Remembering Bill Truex, Citizen Architect
It is with heavy hearts that we mourn the passing of our co-founder, mentor, and dear friend William H. Truex Jr., FAIA. Bill passed away peacefully in his Burlington home on Sunday at the age of 85, with his devoted wife Jill Williams at his side.
Bill was a citizen architect in every sense of the word. In 1968 he joined Gene Alexander and founded a new architecture firm, which would merge 4 years later with Bill DeGroot and Tom Cullins. From the very beginning, the firm was focused on urban planning and the design of buildings that serve a public purpose.
Bill was dedicated to improving communities through architecture. Over the span of his career, he designed numerous Red Cross Blood Centers in the United States and was the lead designer for notable landmarks such as the U.S. Coast Guard Station on the Burlington waterfront, the Visitors Center at Mount Independence, and the Hoehl Welcome Center at Saint Michael’s College.
His most transformative creation was the Church Street Marketplace. Bill developed the first design concept for the marketplace in the early 1970s. As chair of the Burlington Planning Commission, Bill enlisted the support of Street Commissioner Pat Robins and Senator Patrick Leahy to close a busy downtown artery and create a new pedestrian core for Burlington’s downtown. The Church Street Marketplace is now listed on the National Register of Historic Places and has been designated as one of America’s Great Public Spaces by the American Planning Association.
In 2001, Bill was named a Fellow in the American Institute of Architects – one of only four Vermont architects at the time to earn this distinction.
In a statement issued Monday by the Mayor’s office, Burlington Mayor Miro Weinberger recognized Bill’s lasting contributions to the city. “We lost a true Burlington giant this weekend. Bill Truex had a vision for the Church Street Marketplace, inspired by the pedestrian plazas throughout Europe, which fundamentally changed our City for the better,” Mayor Weinberger said. “Bill had a great love and appreciation for this City and I am very grateful for the friendship and support of City initiatives that Bill generously offered throughout the last decade.”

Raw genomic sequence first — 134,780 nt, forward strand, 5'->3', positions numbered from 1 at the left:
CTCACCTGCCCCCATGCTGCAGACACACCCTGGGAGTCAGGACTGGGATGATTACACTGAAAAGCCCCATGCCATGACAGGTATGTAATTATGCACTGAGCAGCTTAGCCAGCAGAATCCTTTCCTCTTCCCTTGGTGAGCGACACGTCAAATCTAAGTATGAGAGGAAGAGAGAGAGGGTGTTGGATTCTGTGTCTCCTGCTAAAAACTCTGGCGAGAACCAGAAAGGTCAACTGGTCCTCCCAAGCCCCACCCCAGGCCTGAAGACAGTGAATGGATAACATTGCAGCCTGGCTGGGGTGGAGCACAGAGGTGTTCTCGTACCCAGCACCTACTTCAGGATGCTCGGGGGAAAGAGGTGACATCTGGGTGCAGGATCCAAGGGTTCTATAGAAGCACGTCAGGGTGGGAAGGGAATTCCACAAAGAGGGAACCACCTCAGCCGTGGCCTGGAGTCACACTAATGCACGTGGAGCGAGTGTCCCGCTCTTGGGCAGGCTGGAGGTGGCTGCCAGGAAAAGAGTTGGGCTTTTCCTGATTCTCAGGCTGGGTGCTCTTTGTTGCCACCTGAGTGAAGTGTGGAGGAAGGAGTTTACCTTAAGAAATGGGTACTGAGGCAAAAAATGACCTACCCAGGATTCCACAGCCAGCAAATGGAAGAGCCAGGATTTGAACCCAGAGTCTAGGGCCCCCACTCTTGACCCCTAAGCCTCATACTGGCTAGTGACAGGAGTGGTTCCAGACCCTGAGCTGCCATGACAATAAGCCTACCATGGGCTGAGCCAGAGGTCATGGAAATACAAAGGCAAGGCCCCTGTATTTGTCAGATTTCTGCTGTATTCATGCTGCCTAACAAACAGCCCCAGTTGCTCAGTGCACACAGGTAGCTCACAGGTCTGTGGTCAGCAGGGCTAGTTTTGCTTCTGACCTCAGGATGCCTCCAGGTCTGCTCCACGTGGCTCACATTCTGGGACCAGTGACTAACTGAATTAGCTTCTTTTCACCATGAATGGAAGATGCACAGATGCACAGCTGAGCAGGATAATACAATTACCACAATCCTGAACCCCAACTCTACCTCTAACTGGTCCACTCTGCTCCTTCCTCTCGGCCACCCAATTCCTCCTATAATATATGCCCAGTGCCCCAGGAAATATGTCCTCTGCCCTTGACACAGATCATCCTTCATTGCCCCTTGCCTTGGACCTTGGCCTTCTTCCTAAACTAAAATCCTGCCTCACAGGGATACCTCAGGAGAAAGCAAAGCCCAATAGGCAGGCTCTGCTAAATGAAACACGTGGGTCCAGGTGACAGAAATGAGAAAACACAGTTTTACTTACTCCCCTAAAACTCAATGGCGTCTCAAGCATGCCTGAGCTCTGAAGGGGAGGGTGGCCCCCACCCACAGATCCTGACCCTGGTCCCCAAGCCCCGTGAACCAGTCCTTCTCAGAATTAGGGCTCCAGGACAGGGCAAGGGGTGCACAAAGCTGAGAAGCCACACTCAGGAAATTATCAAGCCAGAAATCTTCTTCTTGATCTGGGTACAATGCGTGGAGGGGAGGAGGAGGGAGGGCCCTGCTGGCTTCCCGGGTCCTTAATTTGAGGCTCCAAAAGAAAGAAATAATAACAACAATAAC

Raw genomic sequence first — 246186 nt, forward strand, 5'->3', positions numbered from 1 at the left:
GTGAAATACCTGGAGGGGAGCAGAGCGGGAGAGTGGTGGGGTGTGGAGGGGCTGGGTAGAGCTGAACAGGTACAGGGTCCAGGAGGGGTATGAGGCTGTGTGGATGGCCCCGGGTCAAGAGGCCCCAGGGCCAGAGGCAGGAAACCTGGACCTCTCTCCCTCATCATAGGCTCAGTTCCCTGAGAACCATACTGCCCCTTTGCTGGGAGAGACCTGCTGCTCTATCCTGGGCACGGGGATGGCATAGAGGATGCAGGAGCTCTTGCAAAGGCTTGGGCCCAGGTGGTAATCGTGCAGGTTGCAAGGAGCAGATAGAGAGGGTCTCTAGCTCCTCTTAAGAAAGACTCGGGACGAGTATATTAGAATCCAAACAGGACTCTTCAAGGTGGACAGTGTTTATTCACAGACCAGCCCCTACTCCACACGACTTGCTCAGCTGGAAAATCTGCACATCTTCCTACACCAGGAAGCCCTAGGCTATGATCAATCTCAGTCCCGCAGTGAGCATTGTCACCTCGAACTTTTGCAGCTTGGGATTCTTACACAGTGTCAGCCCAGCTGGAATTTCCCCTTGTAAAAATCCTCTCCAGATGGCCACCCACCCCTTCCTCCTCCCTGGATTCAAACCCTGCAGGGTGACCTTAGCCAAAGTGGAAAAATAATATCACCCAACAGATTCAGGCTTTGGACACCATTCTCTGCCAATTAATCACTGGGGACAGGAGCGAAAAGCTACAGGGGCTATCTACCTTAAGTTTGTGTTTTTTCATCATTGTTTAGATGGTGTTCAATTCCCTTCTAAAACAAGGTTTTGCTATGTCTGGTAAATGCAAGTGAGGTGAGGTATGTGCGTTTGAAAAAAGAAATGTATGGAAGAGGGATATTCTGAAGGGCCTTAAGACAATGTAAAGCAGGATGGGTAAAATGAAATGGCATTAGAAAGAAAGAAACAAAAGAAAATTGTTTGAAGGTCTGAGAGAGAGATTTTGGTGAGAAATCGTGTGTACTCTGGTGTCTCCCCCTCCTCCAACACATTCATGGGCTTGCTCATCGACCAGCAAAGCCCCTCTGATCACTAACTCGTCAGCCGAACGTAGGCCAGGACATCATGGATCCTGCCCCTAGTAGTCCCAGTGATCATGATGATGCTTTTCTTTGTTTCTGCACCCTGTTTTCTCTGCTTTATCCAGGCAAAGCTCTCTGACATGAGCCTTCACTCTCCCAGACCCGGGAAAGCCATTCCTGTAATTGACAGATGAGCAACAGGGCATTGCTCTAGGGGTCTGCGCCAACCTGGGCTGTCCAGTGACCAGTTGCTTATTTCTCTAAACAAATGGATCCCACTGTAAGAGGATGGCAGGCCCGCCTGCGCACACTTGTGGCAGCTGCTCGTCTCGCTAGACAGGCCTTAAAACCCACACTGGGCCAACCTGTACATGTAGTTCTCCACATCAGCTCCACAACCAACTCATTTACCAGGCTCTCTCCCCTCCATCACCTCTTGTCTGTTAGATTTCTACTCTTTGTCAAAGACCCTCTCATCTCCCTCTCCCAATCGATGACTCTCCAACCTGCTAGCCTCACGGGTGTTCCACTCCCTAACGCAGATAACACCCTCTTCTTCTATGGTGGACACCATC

In addition to his work on the Burlington Planning Commission, Bill served on countless boards and civic groups, building connections between the architectural profession and the community. Bill served as Director of Preservation Trust of Vermont, Burlington City Arts, and as Board Chair of the Lake Champlain Maritime Museum. He served on Burlington’s Design Review Board, the Urban Renewal Agency, and the Chittenden County Regional Planning Commission. He held elected leadership positions in local, regional and national chapters of the AIA. As Program Director of the New England Regional Council AIA Conference in Vermont, Bill conceived and implemented the first group architectural design charette in Vermont’s history. He was instrumental in the founding of Norwich University’s architecture program and chaired the Advisory Committee from its conception through to accreditation. Bill also assisted with the creation of Vermont Technical College’s Architecture and Building Engineering Program and supported that program as an advisor for two decades.
Upon his retirement in 2007, Bill embarked on one of his final voyages, navigating America’s “Great Loop”, down the Mississippi River and up the Intracoastal Waterway on a forty-two foot cabin cruiser aptly named Transitions. Most recently, Bill was involved with the Antique and Classic Boat Society and led the effort to host this year’s international show in Burlington, scheduled for September 2022.
The architecture firm Bill founded carries on in his name, a testament to his legacy. The culture of TruexCullins continues to be based on the principles Bill first established: teamwork, respect, service to community, the willingness to take bold action, and a commitment to design excellence.